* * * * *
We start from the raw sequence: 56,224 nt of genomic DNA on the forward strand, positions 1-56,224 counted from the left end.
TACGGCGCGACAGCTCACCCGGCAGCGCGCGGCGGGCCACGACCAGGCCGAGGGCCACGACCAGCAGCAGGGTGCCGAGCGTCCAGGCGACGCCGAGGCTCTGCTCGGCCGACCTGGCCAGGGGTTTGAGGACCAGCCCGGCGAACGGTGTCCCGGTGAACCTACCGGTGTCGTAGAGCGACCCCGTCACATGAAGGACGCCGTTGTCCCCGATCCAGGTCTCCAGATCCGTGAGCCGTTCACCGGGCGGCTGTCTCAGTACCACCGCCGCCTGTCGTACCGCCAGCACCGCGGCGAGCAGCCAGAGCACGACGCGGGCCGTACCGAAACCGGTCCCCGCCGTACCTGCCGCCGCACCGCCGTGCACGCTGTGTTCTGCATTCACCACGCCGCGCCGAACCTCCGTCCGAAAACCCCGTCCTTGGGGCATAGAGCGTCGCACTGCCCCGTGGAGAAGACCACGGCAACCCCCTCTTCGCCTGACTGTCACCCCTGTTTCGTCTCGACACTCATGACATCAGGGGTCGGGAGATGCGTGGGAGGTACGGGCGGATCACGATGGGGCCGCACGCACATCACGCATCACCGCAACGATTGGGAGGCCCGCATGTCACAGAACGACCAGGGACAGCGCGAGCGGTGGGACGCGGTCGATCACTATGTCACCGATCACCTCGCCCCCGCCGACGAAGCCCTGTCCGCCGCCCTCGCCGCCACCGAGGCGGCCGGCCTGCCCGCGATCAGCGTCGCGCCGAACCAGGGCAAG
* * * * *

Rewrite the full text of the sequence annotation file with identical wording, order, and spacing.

We start from the raw sequence: 56,224 nt of genomic DNA on the forward strand, positions 1-56,224 counted from the left end.
TACGGCGCGACAGCTCACCCGGCAGCGCGCGGCGGGCCACGACCAGGCCGAGGGCCACGACCAGCAGCAGGGTGCCGAGCGTCCAGGCGACGCCGAGGCTCTGCTCGGCCGACCTGGCCAGGGGTTTGAGGACCAGCCCGGCGAACGGTGTCCCGGTGAACCTACCGGTGTCGTAGAGCGACCCCGTCACATGAAGGACGCCGTTGTCCCCGATCCAGGTCTCCAGATCCGTGAGCCGTTCACCGGGCGGCTGTCTCAGTACCACCGCCGCCTGTCGTACCGCCAGCACCGCGGCGAGCAGCCAGAGCACGACGCGGGCCGTACCGAAACCGGTCCCCGCCGTACCTGCCGCCGCACCGCCGTGCACGCTGTGTTCTGCATTCACCACGCCGCGCCGAACCTCCGTCCGAAAACCCCGTCCTTGGGGCATAGAGCGTCGCACTGCCCCGTGGAGAAGACCACGGCAACCCCCTCTTCGCCTGACTGTCACCCCTGTTTCGTCTCGACACTCATGACATCAGGGGTCGGGAGATGCGTGGGAGGTACGGGCGGATCACGATGGGGCCGCACGCACATCACGCATCACCGCAACGATTGGGAGGCCCGCATGTCACAGAACGACCAGGGACAGCGCGAGCGGTGGGACGCGGTCGATCACTATGTCACCGATCACCTCGCCCCCGCCGACGAAGCCCTGTCCGCCGCCCTCGCCGCCACCGAGGCGGCCGGCCTGCCCGCGATCAGCGTCGCGCCGAACCAGGGCAAG